Narcotic Drugs for the Treatment of Chronic Pain: A Double Edged Sword

Over the past 10 years, the use of narcotic pain killers to treat chronic pain - in particular chronic low back pain - has risen steeply.

Narcotics Drug Image

In the past, usage of narcotics was limited to acute situations of severe pain (i.e. trauma or post-surgical pain) because of the potential risk of addiction.

However, over the past decade, it has been felt that the risk of addiction was overstated, and that the pain relief for patients suffering from chronic pain was more important than the potential risks.

Morphine Prescriptions Image
Change in mg of Morphine per Person (see reference 1)

Narcotic medications have, however, continued to be a double edged sword, and although they work well as a painkiller, they are usually only effective for short durations of time (weeks).

Rising Prescription Pain Medication Deaths

The consequence of this sea change in medical practice has been nothing short of disastrous. Recent estimates are:

  • 6 million Americans a year abuse prescription pain medication
  • Deaths from overdose have risen to 15,000 people a year2

To put this in perspective, more people are dying every year from prescription pain medications than from heroin and cocaine combined.1

While the recent deaths of 28 patients (and counting) from fungal infected steroid injections is tragic, the overall societal impact of tainted steroids pales in comparison to the larger consequence of this ongoing epidemic of narcotic abuse.

We can make the steroid supply safe again, but pulling back from widespread narcotic abuse will be much tougher.

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Painkiller Tolerance and Addiction

To be certain, not everyone who takes narcotic pain medications is an addict.

Most patients will develop some tolerance to the medications if they use them for more than 2 to 4 weeks, and if taken on a daily basis for any longer than this time period, most patients will also develop some habituation (urge to continue taking the medication on a daily basis).

In patients who have developed a tolerance and habituation, they will have withdrawal symptoms when they discontinue taking the narcotics. This withdrawal process is a natural consequence of taking the medication and does not mean that the patient is addicted to narcotics.

Pain medication addiction is a more complicated process. It involves manipulative behavior to obtain narcotic medications and a refusal to discontinue a medication even though it is no longer being used for a medical purpose. Some, including those at significant risk of overdosing, will go to multiple doctors to get medications.1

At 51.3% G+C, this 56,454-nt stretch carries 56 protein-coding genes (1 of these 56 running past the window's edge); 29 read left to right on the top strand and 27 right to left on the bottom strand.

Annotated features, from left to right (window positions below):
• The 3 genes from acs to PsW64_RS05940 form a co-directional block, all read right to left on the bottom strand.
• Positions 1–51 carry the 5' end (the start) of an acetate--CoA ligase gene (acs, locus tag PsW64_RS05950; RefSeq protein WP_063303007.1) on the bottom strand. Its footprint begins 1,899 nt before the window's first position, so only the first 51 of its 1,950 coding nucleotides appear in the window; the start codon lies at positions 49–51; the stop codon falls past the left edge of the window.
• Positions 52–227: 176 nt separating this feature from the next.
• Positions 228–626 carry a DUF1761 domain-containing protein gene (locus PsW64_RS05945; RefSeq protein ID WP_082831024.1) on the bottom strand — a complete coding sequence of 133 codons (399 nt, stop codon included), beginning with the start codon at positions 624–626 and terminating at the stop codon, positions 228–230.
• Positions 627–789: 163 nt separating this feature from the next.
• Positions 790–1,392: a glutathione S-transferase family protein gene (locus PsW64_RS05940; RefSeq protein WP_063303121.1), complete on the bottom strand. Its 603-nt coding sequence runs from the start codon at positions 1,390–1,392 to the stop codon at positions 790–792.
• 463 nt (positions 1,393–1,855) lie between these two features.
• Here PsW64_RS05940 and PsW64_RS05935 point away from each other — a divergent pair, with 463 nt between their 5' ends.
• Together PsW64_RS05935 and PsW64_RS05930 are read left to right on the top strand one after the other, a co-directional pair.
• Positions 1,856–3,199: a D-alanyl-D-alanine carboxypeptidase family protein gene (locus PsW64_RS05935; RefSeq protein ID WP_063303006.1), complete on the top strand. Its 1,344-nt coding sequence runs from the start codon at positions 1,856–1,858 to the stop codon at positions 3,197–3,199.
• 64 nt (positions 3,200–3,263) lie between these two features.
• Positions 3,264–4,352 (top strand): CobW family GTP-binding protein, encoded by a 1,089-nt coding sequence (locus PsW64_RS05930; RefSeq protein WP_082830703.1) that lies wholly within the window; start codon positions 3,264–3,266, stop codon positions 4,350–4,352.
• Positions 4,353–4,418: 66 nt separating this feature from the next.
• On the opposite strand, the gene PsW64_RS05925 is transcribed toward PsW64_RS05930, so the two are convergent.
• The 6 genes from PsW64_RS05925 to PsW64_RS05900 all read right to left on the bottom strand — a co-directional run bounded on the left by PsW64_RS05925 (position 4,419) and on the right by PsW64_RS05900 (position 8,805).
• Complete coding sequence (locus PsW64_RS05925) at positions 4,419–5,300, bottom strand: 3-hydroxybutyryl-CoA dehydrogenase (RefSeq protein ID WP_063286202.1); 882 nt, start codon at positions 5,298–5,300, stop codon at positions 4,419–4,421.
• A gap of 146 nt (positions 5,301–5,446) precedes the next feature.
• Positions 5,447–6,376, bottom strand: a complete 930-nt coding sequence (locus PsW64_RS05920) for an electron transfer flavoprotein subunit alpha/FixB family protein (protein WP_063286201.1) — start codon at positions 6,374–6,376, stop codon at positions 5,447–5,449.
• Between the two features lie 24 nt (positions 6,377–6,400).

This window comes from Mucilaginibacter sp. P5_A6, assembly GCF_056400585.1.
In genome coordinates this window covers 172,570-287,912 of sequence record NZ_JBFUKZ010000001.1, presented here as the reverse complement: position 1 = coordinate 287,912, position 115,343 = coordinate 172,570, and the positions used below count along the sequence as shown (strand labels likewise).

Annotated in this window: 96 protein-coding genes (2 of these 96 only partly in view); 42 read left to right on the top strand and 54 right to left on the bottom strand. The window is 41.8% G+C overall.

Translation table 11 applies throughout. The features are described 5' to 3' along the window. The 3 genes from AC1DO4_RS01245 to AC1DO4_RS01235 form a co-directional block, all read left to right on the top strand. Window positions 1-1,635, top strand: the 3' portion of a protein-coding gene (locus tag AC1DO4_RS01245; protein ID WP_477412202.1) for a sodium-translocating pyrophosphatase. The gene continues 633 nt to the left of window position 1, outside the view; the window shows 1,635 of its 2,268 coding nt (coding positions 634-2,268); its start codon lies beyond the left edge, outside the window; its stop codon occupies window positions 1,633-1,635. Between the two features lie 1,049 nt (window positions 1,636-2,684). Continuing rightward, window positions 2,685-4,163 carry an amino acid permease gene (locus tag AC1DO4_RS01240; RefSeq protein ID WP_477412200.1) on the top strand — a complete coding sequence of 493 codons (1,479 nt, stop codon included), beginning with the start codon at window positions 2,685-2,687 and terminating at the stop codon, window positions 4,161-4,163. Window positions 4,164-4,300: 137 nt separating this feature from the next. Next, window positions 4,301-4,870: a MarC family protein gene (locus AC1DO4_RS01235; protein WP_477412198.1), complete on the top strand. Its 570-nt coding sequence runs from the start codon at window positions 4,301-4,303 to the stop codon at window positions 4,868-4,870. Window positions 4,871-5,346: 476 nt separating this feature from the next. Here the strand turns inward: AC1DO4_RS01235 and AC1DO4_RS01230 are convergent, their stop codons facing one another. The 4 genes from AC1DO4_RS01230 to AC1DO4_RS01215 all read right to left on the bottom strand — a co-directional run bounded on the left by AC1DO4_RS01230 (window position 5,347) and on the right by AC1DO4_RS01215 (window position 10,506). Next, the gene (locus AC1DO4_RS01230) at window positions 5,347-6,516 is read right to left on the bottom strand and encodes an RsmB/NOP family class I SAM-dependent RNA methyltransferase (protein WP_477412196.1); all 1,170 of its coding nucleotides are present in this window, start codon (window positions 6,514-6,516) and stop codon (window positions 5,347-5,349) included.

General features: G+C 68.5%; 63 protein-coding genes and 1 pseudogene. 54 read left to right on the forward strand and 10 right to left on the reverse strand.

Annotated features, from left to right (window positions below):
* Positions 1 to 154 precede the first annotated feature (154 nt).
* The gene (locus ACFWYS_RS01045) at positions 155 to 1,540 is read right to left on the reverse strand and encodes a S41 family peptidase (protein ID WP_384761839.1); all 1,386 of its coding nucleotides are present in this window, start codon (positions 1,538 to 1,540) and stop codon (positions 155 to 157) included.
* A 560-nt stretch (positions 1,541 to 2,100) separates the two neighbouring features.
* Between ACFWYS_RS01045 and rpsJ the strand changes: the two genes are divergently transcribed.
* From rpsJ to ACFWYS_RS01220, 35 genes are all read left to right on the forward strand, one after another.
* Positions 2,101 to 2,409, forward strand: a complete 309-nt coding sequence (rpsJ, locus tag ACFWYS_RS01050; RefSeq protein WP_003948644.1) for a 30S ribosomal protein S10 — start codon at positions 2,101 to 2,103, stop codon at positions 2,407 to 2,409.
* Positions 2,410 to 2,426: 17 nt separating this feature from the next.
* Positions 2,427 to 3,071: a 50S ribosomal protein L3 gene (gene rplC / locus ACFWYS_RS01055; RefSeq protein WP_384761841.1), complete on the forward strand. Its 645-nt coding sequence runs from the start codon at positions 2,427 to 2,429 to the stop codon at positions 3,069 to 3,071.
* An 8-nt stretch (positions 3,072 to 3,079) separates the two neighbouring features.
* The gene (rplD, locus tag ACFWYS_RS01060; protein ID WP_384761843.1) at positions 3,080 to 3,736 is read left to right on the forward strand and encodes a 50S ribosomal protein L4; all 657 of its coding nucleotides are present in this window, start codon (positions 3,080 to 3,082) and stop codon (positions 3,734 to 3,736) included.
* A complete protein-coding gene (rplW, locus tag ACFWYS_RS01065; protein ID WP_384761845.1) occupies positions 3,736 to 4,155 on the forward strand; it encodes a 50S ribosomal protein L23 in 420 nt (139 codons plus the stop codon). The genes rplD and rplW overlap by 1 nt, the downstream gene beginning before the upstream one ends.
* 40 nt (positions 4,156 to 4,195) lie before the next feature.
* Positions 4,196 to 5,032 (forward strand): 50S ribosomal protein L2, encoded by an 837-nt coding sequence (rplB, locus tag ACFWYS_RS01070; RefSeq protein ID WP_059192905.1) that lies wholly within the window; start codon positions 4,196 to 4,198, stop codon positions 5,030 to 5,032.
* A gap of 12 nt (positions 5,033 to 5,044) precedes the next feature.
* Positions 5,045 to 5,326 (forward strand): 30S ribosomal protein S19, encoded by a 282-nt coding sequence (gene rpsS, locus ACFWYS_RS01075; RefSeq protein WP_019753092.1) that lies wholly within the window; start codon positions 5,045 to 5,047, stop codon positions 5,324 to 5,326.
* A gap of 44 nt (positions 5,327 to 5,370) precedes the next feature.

Many addicted patients will go through a cycle of needing more and more medication in order to keeping getting the desired effects of the medication.

Abuse of narcotic medications defined as taking more than the prescribed amount and although all addicts are abusers, not all abuse is done by addicts (i.e. one time use of someone else's medication for recreational purposes).

Many patients fall into the trap of assuming that if a medication is prescribed by a physician it is therefore safe to take. Physicians themselves often are responding to a request by a patient to get a prescription to relieve their symptoms. The process often starts off innocent enough, but then spirals into a never ending circle.

How Painkillers Work

Narcotic medications work in a very similar manner to heroin, and even bind to the same receptor (the Mu receptor) in the brain. Our bodies make our own narcotic-like molecules (endogenous endorphins) that can bring about a feeling of well-being. An example of this is the "runners high" that people get after a hard workout.

Taking narcotic medications causes a "down regulation" of the Mu receptors, and with less receptors it takes more narcotic-like molecules, either endogenous or in pill form, for patients to get the same feeling.

Increased Tolerance

Taking narcotic medications may paradoxically cause patients to feel more pain as the loss of receptors does not allow the body to regulate the feeling of pain as well. This process is known as hyperalgesia.

It is this down regulation that leads to tolerance and a need for increased narcotics over time to get the same levels of pain relief.

Patients Should be Aware of the Risks

While prescription pain medication does play a key role in helping patients through periods of severe, acute pain, patients need to be acutely aware of the risks.

Narcotics for short term pain carry little risk as they can be stopped before the patient becomes tolerant or habituated. However, if taken for long term chronic pain, tolerance and habituation can be expected, and puts the patient at significant risk for developing addiction and abuse.

References:

  1. "CDC Grand Rounds: prescription Drug Overdoses – a U.S. Epidemic," Centers for Disease Control and Prevention, published Jan. 13, 2012, , accessed Nov. 5, 2012.
  2. Catan T, Barrett D, and Martin T, "Prescription for Addiction," Wall Street Journal Online, published Oct. 5, 2012, accessed Nov. 5, 2012.
Article written by: Peter F. Ullrich, Jr., MD